The Fair Trade Commission has launched an investigation into the nation’s three major sugar manufacturers to see if they are implicated in irregular practices in pricing products, sources said Friday.
The antitrust probe is aimed at examining their profit margins, distribution costs and other related factors to determine whether companies mark up prices too much, according to industry sources.
Given hikes in raw sugar prices, there was room for illegal practices such as price fixing between producers abusing their market control, a source said. “Sugar costs have a ripple effect on other related industries such as confectionary, baking and beverages,” he said. “That seems the background of the investigation.”
The country’s leading food processor CJ Group raised sugar prices nearly 10 percent in late December after poor weather in major exporter countries including Brazil and Australia sent raw sugar costs to their highest level in 30 years.
The United Nations’ food agency said last week that sugar prices hit an all-time high in December since its records began in 1990.
Currently, CJ sells a 1-kilogram pack of sugar for 1,309 won ($1.17), up 9.5 percent from 1,195 won before December, and a 15-kilogram pack for 16,928 won, up 9.9 percent from 15,403 won.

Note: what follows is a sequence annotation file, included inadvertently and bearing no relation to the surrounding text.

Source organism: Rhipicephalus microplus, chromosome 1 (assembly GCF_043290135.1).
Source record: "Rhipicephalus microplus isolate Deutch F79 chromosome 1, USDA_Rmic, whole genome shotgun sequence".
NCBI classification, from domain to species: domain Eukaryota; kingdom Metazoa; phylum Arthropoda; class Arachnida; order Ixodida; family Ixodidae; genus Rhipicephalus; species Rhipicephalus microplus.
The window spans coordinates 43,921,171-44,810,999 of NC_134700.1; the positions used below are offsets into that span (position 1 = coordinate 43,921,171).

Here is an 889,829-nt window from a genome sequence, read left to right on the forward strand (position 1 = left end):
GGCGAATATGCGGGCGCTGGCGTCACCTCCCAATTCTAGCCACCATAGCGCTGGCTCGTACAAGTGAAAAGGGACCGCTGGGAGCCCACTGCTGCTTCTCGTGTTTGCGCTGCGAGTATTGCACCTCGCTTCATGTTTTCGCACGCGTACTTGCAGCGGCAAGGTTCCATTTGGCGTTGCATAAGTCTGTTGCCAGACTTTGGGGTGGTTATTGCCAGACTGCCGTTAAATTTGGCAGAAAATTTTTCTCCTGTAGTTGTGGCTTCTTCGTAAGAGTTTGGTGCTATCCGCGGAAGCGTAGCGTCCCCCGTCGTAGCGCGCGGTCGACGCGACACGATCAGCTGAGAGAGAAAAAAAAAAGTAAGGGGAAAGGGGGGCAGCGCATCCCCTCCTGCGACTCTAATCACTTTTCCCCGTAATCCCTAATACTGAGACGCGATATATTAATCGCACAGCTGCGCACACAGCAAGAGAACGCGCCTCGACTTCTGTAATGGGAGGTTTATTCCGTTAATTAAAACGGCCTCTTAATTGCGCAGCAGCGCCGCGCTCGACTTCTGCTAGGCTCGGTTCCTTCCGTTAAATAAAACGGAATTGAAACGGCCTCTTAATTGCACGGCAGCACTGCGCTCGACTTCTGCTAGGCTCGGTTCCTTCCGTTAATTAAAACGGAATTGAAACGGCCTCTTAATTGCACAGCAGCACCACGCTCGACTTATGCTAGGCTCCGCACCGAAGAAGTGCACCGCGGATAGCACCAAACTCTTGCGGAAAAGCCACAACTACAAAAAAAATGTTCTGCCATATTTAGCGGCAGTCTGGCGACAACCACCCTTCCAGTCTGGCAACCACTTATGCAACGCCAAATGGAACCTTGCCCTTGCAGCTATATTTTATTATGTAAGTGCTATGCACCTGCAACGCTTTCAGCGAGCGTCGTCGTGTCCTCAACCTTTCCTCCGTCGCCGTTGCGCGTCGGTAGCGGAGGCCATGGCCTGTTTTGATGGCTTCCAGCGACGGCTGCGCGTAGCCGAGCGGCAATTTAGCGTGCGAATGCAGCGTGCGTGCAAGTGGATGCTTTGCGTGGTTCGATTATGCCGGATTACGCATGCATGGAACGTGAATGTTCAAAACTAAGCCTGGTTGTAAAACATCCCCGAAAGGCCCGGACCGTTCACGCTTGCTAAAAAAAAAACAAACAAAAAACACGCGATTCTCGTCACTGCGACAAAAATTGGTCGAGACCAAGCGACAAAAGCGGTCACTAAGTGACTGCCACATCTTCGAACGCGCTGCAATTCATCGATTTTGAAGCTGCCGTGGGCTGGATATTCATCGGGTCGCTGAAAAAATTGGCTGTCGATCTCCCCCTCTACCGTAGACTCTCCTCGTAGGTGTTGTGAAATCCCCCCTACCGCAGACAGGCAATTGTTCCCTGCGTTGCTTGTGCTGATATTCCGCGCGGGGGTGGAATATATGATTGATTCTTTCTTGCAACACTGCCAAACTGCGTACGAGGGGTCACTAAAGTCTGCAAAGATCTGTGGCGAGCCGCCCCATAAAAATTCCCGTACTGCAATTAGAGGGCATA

Other makers such as TS Corp. and Samyang Corp. are widely expected to follow likewise, as they did in August when CJ increased its sugar prices by 8.3 percent.
The three players dominate the market, whose capital-intensive characteristics and high initial investment costs easily hinder new companies from stepping in.
In Aug. 2007, the FTC fined the three food producers a combined 51.1 billion won for rigging the prices of sugar products for about 15 years until 2005.
Top executives of the companies have had regular meetings to decide on the prices of sugar products as well as the amount of monthly and annual sugar shipments, the agency found.
Its new chairman Kim Dong-soo put price monitoring as the agency’s top priority early this month amid stoking inflationary pressures and jitters over public sentiment.
“We would have to work closely with other government agencies to take preemptive steps in price control,” Kim said in his inaugural address on Jan. 3. “The FTC can do its part by refurbishing the distribution structure.”
He created a large-scale task force with anti-monopoly, cartel investigation and consumer policy bureaus, and gave them a new mission to identify and rebuke companies that illegally raise prices of their products.
Record high food prices are top of the agenda for policymakers, posing a threat to a fizzling economic recovery and low-income households.
Nine ministries and agencies unveiled a package of action plans to put prices of foods and basic services under control, which consist of tariff cuts and increases of crop and housing supplies.
The measures came immediately after the Bank of Korea raised the benchmark interest rate by 25 basis points to 2.75 percent Thursday as part of a “war against inflation,” as declared by President Lee Myung-bak early this month.
The central bank forecasts 3.5 percent inflation this year, up from 2.9 percent in 2010.
By Shin Hyon-hee (firstname.lastname@example.org